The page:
Thanks for inviting me here today. I’m pleased that the issues of data protection are taking such a front and centre role in discussions about ethics and innovation.
I thought I’d start with a story. Are you sitting comfortably? Then I’ll begin.
Once upon a time there was a little girl called Ada. She had a quick brain and a huge imagination. The daughter of a poet and a gifted mathematician, Ada studied hard and became quite something in the world of computers.
But the twist in this tale is that Ada’s pioneering work took place nearly 200 years ago.
At a time when electricity was “new”, steam trains were an unconventional form of travel and the sticky postage stamp was a revolution in communication.
When I address conferences I often remark on how technology has changed beyond all recognition in the space of a generation – the 20 years since the Data Protection Act, the law my office regulates, was forged.
It’s easy to forget the origins of this revolution go way, way back.
Ada Lovelace may well be known to you – as the daughter of romantic poet Lord Byron, or a visionary with a passion for flying or for creating the world’s first machine algorithm.
But here’s what sets Ada apart and why I mention her here today. Ada looked beyond what was immediately possible. She saw Charles Babbage’s Analytical Engine – the first ever general purpose computer – as more than just a number cruncher.
She saw how numbers could represent other things – letters, musical notes, symbols – and how the machine could manipulate them according to rules.
She developed a vision of computer capability, a mind-set that she called “poetical science”. It led her to ask questions and examine how individuals and society relate to technology as a collaborative tool.
Ada saw the future. And now it’s our job to make some predictions of our own.
What will technology look like in the future? What will it look like in another 200 years – Yuval Harari has some interesting thoughts on that subject in his latest book Homo Deus.
How artificial intelligence will ultimately outsmart us all and reduce our role as humans to bystanders.
We’re not quite there yet, but the world already seems a pretty futuristic place. The Transport Minister has indicated the first autonomous cars could be on sale in just three years.
Law enforcement agencies use biometric software to scan faces in CCTV footage and security firms use it to collect demographic data on crowds.
Businesses are changing too; using AI technology to improve customer service and streamline their operations.
Almost every day I read news stories about AI’s capabilities and effects. You’ll all have read about Facebook’s controversial new algorithm that can judge whether an individual’s posts may indicate thoughts of suicide.
And I recently read about computers that could, one day, assess your body mass index from a photo before offering you health insurance.
It makes me wonder – will our story have a happy ending? That’s why we’re here today.
And why am I here today? What role does the Information Commissioner’s Office play in this space?
Many issues relating to data ethics involve personal data. And when it comes to personal data, that’s my office’s domain.
It may be useful for me to set out our regulatory role here. First off, we are a statutory regulator independent of government.
We are responsible for ensuring that personal data is handled in line with the law – specifically the Data Protection Act 1998. We educate and advise, comment on and raise awareness on issues related to data protection. When we need to, we can take enforcement action.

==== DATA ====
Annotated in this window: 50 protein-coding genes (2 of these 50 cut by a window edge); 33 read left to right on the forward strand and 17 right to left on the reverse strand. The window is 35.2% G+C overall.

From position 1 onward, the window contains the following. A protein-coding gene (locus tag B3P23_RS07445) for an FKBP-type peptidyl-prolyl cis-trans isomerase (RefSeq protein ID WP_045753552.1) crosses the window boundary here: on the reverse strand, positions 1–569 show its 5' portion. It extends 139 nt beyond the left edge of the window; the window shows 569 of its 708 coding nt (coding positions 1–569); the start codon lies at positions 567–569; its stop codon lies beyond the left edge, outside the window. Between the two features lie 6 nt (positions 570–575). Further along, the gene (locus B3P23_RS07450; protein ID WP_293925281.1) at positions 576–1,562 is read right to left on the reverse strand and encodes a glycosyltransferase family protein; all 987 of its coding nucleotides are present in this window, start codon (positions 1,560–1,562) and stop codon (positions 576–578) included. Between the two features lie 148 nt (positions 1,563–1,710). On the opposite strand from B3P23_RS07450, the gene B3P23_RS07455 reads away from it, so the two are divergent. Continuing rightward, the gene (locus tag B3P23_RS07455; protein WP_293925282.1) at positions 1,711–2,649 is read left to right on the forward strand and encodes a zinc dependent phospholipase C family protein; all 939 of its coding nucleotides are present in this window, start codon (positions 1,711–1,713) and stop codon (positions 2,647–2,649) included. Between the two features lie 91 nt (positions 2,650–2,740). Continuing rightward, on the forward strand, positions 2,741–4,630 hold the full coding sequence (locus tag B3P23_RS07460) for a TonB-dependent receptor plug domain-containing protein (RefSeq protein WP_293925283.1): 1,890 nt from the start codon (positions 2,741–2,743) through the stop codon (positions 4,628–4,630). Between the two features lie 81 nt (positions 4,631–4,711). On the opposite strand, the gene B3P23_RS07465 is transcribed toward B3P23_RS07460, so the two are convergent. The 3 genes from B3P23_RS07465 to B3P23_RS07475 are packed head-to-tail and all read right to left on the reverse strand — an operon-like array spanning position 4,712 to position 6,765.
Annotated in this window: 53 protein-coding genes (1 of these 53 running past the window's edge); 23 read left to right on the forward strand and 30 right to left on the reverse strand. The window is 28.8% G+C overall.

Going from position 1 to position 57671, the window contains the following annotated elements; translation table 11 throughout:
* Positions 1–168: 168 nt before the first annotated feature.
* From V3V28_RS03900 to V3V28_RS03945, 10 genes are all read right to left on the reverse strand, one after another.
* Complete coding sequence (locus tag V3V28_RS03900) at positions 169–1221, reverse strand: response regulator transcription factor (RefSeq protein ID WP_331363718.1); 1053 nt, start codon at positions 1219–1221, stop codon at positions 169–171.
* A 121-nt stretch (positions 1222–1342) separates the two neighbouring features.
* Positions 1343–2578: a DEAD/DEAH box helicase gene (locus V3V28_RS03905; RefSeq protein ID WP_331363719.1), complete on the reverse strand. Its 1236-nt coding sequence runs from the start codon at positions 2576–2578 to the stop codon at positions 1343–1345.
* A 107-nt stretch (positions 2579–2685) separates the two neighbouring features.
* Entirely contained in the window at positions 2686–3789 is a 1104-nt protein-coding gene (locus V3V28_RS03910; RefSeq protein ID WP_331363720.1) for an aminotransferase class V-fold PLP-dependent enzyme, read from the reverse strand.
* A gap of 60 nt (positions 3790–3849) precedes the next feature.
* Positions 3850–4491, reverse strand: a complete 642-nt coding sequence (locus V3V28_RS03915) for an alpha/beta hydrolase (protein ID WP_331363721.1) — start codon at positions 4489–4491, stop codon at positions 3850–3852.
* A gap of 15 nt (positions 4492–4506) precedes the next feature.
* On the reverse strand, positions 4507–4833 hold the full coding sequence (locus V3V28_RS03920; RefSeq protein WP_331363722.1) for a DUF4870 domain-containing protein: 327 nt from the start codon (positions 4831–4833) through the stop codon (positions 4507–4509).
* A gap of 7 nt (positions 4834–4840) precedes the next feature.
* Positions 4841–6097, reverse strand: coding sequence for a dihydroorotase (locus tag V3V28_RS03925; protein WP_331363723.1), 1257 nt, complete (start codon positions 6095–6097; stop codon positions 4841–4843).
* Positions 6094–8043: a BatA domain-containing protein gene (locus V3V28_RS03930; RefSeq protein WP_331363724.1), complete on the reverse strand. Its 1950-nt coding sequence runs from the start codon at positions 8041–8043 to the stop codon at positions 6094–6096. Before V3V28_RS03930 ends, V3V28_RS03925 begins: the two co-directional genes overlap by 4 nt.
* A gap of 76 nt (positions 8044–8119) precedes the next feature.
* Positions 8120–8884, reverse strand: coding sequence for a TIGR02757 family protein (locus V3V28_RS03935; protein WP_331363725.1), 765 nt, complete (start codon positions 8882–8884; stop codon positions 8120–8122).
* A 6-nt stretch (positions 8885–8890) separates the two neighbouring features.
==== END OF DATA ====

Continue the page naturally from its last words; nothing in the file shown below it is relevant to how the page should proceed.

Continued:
Our duties are wide and comprehensive and note merely a complaints based regulator. But when you strip it all back, my office is here to ensure fairness, transparency and accountability in the use of personal data on behalf of people in the UK.
These are principles of data protection, but they apply to some of the fundamental ethical questions we are discussing here as well.
These principles in the law are fit for purpose. They have stood the test of time, are technology-neutral, and those that argue we need a new legal framework miss the mark.
I accept that the Data Protection Act is not perfect and that it has struggled to keep pace with technological advances, including AI. The 1995 directive and the Data Protection Act have not affected the evolution of the internet or prevented surveillance from becoming the prevailing business model, the law has its limitations.
But there is a new law in town. The General Data Protection Regulation.
And this is a significant step up in the law. It was drafted by legislators here in the UK and throughout Europe for the very purpose of trying to tackle opaque decision-making by machines.
The GDPR significantly enhances people’s ability to challenge decisions made by machines. It provides for a measure of algorithmic transparency.
It provides for human intervention in decisions that have legal or similar effects.
This is not a new game played by different rules. The rules remain the same – fairness, transparency, accountability – and my office is well placed to regulate them.
The idea that data protection, embodied in legislation, does not work in a big data context is wrong.
Investigation into use of data analytics for political purposes
You’ll know of our investigation into the use of data analytics for political purposes. We’re looking at whether personal information was analysed to micro-target people as part of a political campaign and have been particularly focussed on the EU Referendum.
The overall goal of this work is to give the public insight into the vast sources of data and personal information used in the political arena.
I doubt very much that the majority of people understand the practices behind the scenes, data brokers, parties, campaigns, social media platforms, let alone the potential impact on their privacy.
It is still too soon for me to speculate on the outcome of our investigation.
But I will say this. Whether or not we find practices that contravened the law – and this is where I have jurisdiction – there are significant ethical questions here.
Ethical questions about truthfulness, fairness, respect, bias and maintenance of public trust in our political campaigns and referendums and perhaps even our democracy.